Back to Chianti

The Mazzei family has always been on the cutting edge. On the first documents mentioning the name Chianti, from 1398, Ser Lapo Mazzei is a signatory. One of his descendants, Fillipo Mazzei, was Thomas Jefferson's wine advisor and traveled to Monticello to plant vineyards there.

In more modern times, the Mazzeis were among the first in Chianti to experiment with nontraditional grapes, making so-called Super Tuscan blends of Sangiovese and Merlot or Cabernet Sauvignon.

Now, perhaps in front of the crowd again, they are backing away from that success. At a tasting in Westwood last week sponsored by the Italian Cultural Institute, Francesco Mazzei announced that his family is discontinuing two of its highly sought Super Tuscans--Ser Lapo and Concerto--in favor of a more traditional wine.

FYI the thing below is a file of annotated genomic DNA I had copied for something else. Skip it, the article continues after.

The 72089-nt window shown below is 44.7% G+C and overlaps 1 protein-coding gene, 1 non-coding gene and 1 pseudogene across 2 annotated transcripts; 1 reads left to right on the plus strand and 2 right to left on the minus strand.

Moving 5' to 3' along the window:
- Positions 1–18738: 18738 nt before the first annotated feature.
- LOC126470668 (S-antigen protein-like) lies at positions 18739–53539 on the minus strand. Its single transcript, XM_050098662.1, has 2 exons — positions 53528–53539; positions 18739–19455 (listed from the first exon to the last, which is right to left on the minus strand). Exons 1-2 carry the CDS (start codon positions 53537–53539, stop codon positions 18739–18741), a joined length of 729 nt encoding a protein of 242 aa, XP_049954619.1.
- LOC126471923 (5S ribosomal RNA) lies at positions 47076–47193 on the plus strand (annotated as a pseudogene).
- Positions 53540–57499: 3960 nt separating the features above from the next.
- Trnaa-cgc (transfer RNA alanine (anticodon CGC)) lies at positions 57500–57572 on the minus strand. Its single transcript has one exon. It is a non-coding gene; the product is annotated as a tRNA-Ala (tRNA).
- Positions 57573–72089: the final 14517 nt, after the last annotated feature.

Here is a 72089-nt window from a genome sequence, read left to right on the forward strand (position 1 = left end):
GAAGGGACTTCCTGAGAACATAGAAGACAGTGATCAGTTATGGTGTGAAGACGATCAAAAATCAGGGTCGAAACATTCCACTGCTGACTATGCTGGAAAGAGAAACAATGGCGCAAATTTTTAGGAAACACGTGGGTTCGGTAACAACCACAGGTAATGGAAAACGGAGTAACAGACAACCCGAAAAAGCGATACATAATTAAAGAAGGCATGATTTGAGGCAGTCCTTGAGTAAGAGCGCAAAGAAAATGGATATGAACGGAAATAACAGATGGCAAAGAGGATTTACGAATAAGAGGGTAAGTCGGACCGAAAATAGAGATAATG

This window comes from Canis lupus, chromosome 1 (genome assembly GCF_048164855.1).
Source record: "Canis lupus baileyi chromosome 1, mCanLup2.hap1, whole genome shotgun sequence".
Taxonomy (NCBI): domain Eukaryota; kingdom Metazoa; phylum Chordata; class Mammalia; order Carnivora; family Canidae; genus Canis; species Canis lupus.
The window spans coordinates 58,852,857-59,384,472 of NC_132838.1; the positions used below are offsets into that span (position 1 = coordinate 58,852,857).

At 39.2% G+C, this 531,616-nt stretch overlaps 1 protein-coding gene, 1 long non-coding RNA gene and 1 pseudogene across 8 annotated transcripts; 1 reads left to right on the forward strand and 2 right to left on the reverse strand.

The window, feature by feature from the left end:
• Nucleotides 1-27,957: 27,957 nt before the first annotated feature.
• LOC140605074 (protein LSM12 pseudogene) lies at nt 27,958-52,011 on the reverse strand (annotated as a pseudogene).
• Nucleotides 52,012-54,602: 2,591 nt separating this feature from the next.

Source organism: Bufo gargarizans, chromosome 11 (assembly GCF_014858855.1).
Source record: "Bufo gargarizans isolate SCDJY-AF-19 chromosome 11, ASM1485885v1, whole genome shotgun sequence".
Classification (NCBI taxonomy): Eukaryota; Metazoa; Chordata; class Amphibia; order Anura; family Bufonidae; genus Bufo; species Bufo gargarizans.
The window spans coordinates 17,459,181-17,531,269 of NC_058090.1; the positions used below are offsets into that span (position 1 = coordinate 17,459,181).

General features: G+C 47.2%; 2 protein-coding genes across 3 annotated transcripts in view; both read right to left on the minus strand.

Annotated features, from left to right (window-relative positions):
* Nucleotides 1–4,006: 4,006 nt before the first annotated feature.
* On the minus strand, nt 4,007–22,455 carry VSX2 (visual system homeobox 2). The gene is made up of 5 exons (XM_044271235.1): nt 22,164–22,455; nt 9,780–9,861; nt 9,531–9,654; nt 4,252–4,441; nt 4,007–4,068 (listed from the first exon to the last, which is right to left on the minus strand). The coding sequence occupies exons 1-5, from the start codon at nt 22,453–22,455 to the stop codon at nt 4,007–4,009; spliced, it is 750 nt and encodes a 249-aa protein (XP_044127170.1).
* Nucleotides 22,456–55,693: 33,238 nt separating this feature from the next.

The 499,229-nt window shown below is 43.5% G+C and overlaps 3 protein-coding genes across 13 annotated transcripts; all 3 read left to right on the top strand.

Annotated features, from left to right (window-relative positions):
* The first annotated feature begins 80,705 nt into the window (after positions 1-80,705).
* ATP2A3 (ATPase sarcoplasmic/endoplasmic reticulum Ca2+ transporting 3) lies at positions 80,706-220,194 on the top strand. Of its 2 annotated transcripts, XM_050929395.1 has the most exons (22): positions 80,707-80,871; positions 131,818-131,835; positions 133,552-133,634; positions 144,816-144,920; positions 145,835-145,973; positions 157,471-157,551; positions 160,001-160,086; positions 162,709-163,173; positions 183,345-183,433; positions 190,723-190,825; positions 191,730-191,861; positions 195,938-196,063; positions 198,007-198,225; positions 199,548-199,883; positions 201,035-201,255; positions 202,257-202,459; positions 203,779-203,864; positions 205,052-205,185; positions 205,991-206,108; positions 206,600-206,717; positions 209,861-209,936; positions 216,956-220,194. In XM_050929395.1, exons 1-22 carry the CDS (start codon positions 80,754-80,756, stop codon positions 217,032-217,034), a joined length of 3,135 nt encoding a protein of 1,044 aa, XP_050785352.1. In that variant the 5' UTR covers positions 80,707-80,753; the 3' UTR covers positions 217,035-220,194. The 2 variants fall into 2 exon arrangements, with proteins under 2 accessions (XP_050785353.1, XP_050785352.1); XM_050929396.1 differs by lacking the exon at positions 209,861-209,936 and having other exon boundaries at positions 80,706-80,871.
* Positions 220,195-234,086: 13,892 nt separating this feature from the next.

The best grapes will go to a Chianti Classico Riserva called Castello di Fonterutoli (fone-tay-RUE-toe-lee). There will also be a regular Chianti Classico called simply Fonterutoli and a fresh, easy-drinking wine called Badiola.

There are still a few blends--Brancaia (85% Sangiovese, 15% Merlot) and Siepi (50% Sangiovese, 50% Merlot)--but there's little doubt that the Riserva holds pride of place today, with its label emblazoned with the dates 1398 and 1998--600 years of leading the pack in Chianti.

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